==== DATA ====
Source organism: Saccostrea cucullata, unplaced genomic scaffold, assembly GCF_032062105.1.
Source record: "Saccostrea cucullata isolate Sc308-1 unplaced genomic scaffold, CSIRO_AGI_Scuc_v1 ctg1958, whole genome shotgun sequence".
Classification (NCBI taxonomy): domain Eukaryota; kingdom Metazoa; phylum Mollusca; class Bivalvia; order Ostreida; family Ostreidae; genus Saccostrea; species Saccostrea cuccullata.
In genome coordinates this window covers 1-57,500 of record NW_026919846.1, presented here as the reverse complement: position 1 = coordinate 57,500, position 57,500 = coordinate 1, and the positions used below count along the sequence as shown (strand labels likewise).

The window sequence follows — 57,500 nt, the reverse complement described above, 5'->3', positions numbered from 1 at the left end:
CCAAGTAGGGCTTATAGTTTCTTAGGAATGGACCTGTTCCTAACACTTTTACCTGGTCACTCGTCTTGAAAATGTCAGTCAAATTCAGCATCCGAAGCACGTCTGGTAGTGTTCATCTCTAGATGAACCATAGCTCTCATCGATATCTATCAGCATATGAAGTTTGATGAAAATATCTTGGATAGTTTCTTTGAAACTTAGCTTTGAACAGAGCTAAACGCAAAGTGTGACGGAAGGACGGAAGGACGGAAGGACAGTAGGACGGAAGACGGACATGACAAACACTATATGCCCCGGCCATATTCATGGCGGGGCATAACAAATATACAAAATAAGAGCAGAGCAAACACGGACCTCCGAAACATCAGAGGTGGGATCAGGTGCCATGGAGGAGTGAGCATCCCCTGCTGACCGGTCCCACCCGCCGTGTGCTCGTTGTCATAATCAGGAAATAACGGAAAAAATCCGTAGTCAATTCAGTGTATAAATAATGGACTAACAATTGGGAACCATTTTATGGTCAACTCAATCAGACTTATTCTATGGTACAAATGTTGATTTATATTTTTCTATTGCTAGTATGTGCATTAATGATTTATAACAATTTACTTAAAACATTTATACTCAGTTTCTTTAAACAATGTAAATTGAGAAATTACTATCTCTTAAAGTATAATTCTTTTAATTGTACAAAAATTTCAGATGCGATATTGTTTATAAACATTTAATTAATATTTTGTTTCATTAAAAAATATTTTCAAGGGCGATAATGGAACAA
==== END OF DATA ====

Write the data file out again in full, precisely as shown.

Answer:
Source organism: Saccostrea cucullata, unplaced genomic scaffold, assembly GCF_032062105.1.
Source record: "Saccostrea cucullata isolate Sc308-1 unplaced genomic scaffold, CSIRO_AGI_Scuc_v1 ctg1958, whole genome shotgun sequence".
Classification (NCBI taxonomy): domain Eukaryota; kingdom Metazoa; phylum Mollusca; class Bivalvia; order Ostreida; family Ostreidae; genus Saccostrea; species Saccostrea cuccullata.
In genome coordinates this window covers 1-57,500 of record NW_026919846.1, presented here as the reverse complement: position 1 = coordinate 57,500, position 57,500 = coordinate 1, and the positions used below count along the sequence as shown (strand labels likewise).

The window sequence follows — 57,500 nt, the reverse complement described above, 5'->3', positions numbered from 1 at the left end:
CCAAGTAGGGCTTATAGTTTCTTAGGAATGGACCTGTTCCTAACACTTTTACCTGGTCACTCGTCTTGAAAATGTCAGTCAAATTCAGCATCCGAAGCACGTCTGGTAGTGTTCATCTCTAGATGAACCATAGCTCTCATCGATATCTATCAGCATATGAAGTTTGATGAAAATATCTTGGATAGTTTCTTTGAAACTTAGCTTTGAACAGAGCTAAACGCAAAGTGTGACGGAAGGACGGAAGGACGGAAGGACAGTAGGACGGAAGACGGACATGACAAACACTATATGCCCCGGCCATATTCATGGCGGGGCATAACAAATATACAAAATAAGAGCAGAGCAAACACGGACCTCCGAAACATCAGAGGTGGGATCAGGTGCCATGGAGGAGTGAGCATCCCCTGCTGACCGGTCCCACCCGCCGTGTGCTCGTTGTCATAATCAGGAAATAACGGAAAAAATCCGTAGTCAATTCAGTGTATAAATAATGGACTAACAATTGGGAACCATTTTATGGTCAACTCAATCAGACTTATTCTATGGTACAAATGTTGATTTATATTTTTCTATTGCTAGTATGTGCATTAATGATTTATAACAATTTACTTAAAACATTTATACTCAGTTTCTTTAAACAATGTAAATTGAGAAATTACTATCTCTTAAAGTATAATTCTTTTAATTGTACAAAAATTTCAGATGCGATATTGTTTATAAACATTTAATTAATATTTTGTTTCATTAAAAAATATTTTCAAGGGCGATAATGGAACAA